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The Simple, Revolutionary Joys of ‘Salt Fat Acid Heat’ (Column)

This year, I’m thankful for salt, fat, acid, and heat.

It’s no exaggeration to say that Samin Nosrat has changed the way I think about food: the acts of understanding it, making it, and most importantly, loving it. I’ve watched her meticulous, compassionate “Salt Fat Acid Heat” series several times over in the month since it came out, trying to absorb its lessons and warmth like her vegetables did generous heapings of salt. Because even after so many years of salivating over food travel shows (there’s truly no job that sounds more appealing than traveling the world through food), Nosrat’s version surprised and thrilled me in just about every way.

Directed by Caroline Suh, the series weaves between gorgeous shots of dishes and vistas and practical lessons, bringing the best of both worlds together in a way that makes you wonder why it took so long. Taking cues from her seminal cookbook of the same title, Nosrat delves into salt, fat, acid, and heat as the cornerstones of good cooking by traveling to a new and particularly relevant country in each episode. In order to prove why fat can be both an indulgence and necessity, she goes to Italy to explore the origins of cheese, olive oil, pork, and homemade pasta. To demystify salt, she lands in Japan, where thousands of different salts (including those found in traditional accouterments like soy and miso) lend different textures to every meal. To prove the power of acid slicing through an otherwise bland meal, she goes to Mexico, sampling salsas and fruits so sharp they make her suck the juice through her teeth with joy. Finally, she goes back home to Berkeley, Calif. in order to play with heat, bringing everything she’s learned and taught together in order to make a meal. By distilling food down to these four most basic elements, Nosrat is able to both celebrate the cuisines of each country while uniting food cultures across the world in their respective masteries of salt, fat, acid, and heat.

But even though the demonstrative aspects of this series have proven the most useful in my daily life (my roasted vegetables will never be the same, thank god), the reason why “Salt Fat Acid Heat” nestled its way into my heart is because of how it consciously makes room for people who rarely get to show off their knowledge like they do here.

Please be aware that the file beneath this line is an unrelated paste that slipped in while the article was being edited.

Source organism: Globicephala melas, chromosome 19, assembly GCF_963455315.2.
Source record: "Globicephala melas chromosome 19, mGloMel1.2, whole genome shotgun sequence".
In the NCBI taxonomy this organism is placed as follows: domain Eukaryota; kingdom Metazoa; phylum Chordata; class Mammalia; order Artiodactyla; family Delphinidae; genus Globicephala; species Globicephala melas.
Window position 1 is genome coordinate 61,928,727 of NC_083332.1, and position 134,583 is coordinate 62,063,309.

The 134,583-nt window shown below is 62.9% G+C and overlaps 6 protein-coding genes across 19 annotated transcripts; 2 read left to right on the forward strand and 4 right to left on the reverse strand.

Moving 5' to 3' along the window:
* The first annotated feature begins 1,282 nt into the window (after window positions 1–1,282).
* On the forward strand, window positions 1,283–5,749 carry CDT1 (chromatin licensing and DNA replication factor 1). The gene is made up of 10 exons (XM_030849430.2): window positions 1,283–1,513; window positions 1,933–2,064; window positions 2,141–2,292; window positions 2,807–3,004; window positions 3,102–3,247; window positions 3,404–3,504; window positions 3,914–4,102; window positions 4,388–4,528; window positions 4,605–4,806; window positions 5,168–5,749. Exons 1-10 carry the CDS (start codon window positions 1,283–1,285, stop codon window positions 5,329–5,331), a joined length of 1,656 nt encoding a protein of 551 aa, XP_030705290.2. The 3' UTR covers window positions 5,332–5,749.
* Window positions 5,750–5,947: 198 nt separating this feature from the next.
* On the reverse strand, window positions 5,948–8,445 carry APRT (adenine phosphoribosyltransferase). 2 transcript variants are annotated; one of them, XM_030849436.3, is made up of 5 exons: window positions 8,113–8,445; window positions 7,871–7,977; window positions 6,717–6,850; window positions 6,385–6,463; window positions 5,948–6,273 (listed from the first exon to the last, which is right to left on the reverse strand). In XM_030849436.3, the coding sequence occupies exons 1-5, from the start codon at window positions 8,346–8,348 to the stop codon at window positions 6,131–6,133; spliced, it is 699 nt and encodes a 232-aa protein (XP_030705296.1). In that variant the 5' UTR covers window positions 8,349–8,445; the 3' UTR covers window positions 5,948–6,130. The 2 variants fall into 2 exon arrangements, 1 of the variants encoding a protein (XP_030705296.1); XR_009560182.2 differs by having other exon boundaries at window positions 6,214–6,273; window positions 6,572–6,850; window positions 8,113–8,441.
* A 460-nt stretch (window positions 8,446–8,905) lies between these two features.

To wit: it’s rare to see travel shows star women as hosts or experts, let alone an Iranian-American one like Nosrat. Growing up Iranian-American myself, I knew how important food was to Persian culture (all you had to do to know that was look at the mountains of rice inevitably adorning our tables, always far more than we could handle and more delicious than anyone could anticipate). Still, I’d gotten so used to no one outside the community acknowledging as much that to hear Nosrat wax poetic about crunchy rice tahdig and the zips of acid Persian cuisine holds dear was genuinely startling, in the best way.

As with most genres, food travel shows tend to center around white guy tourists, figures that have long been designated the default audience proxy. One of the reasons why Anthony Bourdain was so good was because he was self-aware enough to actively push back against that role, always knowing when to step back and let local chefs take the lead — but he still turned to women experts on a relatively rare basis. A common sight on “Places Unknown” was Bourdain and company eating an elaborate home meal prepared by a nearby matriarch, who would accept their praise with quiet satisfaction before disappearing again into the background.

“Salt Fat Acid Heat” gives those matriarchs the spotlight and the space to express themselves and their traditions. Nosrat plays happy sous chef to women who teach her how to make Italian pesto, Japanese miso, and Mexican turkey, all from loose recipes passed down over the years to become cemented in delicious tradition. (She also speaks both Italian and Spanish, which lends a refreshing informality to her time in the corresponding countries that other food shows tend to lack in translation.) By the time “Heat” rolls around, Nosrat enlists her own exacting mother to help make Persian rice, a personal and complicated process that also serves to tie together all the lessons of the series.

All these segments are stark and sensitive reminders that for all the pomp and circumstance of Food Culture, the fundamentals of cooking were born and thrive in the home kitchen. Great food comes from trial, error, and love for the people eating it threaded all the way through. Hopefully more will follow “Salt Fat Acid Heat’s” lead and not just acknowledge as much, but celebrate it with a warm meal and warmer heart.

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